Quantifying Degree of Aromaticity from Structural Features
The term aromaticity is used to describe a cyclic unsaturated structure that exhibits more stability than and different reactivity to a similar
non-aromatic one. For a ring to be aromatic, the system should obey Hückel’s rule. However, counting these electrons is harder than it
might seem; while many compounds exhibit aromatic character, not all are as perfectly aromatic as benzene. In order to adopt a flexible
and usable approach to aromaticity, we chose to introduce the concept of a “degree of aromaticity”, based on the HOMED approach.
A set of reference bond lengths for each of 29 pairs of atom types were determined. A dataset of 4 million compounds was then
downloaded from PubChemQC, and HOMED indices calculated for all rings. The method is both rapid and scaleable, however it does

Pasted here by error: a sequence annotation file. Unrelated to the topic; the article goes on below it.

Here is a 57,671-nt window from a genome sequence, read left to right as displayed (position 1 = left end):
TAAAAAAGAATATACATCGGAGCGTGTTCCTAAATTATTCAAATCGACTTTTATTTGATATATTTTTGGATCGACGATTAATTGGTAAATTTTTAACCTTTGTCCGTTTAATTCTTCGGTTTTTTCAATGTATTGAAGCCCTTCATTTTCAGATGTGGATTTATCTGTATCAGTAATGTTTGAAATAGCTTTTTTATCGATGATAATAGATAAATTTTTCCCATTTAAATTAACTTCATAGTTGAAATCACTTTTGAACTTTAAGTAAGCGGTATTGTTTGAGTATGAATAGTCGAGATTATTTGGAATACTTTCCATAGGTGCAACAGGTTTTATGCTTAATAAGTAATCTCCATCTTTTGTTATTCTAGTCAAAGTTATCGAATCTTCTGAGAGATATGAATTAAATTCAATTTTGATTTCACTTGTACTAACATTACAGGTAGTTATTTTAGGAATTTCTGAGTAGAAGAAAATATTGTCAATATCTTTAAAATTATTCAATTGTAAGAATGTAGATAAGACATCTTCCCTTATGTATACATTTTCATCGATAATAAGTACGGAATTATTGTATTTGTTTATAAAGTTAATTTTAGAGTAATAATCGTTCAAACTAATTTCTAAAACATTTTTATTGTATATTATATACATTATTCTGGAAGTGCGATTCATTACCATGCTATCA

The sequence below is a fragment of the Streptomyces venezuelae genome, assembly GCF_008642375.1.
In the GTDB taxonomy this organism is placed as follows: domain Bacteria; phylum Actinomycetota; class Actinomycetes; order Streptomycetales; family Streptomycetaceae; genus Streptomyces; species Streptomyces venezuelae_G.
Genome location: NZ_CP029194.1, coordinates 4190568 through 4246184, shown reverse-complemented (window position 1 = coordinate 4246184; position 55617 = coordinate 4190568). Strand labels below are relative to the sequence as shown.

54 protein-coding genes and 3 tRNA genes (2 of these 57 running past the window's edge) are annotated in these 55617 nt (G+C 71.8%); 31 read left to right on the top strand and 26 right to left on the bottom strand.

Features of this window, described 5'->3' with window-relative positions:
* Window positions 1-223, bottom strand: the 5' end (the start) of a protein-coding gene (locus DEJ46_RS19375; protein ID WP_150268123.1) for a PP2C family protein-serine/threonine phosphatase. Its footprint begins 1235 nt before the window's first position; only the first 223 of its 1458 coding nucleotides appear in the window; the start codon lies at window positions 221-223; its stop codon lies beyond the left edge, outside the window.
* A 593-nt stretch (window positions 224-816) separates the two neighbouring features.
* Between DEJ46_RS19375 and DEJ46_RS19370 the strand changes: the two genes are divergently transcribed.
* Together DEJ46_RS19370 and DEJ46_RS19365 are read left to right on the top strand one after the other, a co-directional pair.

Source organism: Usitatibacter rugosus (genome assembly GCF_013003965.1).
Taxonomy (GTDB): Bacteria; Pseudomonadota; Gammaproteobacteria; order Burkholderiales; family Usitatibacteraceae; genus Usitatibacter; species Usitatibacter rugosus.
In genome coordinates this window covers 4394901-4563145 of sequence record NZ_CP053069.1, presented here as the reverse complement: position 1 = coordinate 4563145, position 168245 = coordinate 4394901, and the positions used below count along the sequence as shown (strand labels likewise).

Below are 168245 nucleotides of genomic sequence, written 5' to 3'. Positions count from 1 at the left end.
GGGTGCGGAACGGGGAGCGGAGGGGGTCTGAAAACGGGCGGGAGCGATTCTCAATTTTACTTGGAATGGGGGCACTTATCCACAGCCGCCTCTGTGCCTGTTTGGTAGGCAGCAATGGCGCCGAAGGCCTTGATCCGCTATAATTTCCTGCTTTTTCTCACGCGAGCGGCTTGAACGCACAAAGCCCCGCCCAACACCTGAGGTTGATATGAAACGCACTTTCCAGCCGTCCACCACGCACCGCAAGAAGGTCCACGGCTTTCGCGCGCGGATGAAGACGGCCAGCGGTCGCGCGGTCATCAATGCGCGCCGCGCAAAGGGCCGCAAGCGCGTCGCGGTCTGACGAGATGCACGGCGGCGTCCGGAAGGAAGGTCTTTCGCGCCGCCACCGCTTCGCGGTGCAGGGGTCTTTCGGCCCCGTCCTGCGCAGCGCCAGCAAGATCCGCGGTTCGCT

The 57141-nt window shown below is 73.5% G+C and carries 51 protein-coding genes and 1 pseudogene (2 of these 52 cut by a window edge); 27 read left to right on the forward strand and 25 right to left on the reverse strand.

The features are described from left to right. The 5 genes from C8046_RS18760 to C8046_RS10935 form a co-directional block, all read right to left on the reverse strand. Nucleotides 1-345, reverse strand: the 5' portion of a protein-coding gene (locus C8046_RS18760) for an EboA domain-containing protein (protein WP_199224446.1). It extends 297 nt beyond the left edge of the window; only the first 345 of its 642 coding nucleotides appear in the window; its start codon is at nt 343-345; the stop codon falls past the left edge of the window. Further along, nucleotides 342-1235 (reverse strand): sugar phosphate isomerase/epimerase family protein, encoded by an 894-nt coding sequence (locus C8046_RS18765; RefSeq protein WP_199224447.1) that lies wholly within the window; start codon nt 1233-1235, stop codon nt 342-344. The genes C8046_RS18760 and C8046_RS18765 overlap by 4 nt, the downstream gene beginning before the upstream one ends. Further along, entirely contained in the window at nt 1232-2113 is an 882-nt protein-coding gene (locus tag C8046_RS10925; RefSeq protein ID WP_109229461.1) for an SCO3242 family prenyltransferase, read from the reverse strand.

require either QM-optimised or crystal structures, since it is dependent on measuring the actual bond lengths in the ring. This method was
used to develop machine-learned and expert-rule based categorisations of aromatic ring types: Molecules were fragmented to separate the
different ring types from each other, and distributions of aromaticity extracted. A variety of structural features were then used as model
input, removing the requirement for accurate conformations. Our aim is to distinguish between “strongly”- (e.g. benzene, thiophene),
“weakly”- (e.g. uracil), and non-aromatic structures. This categorisation should allow us to describe chemical knowledge more accurately.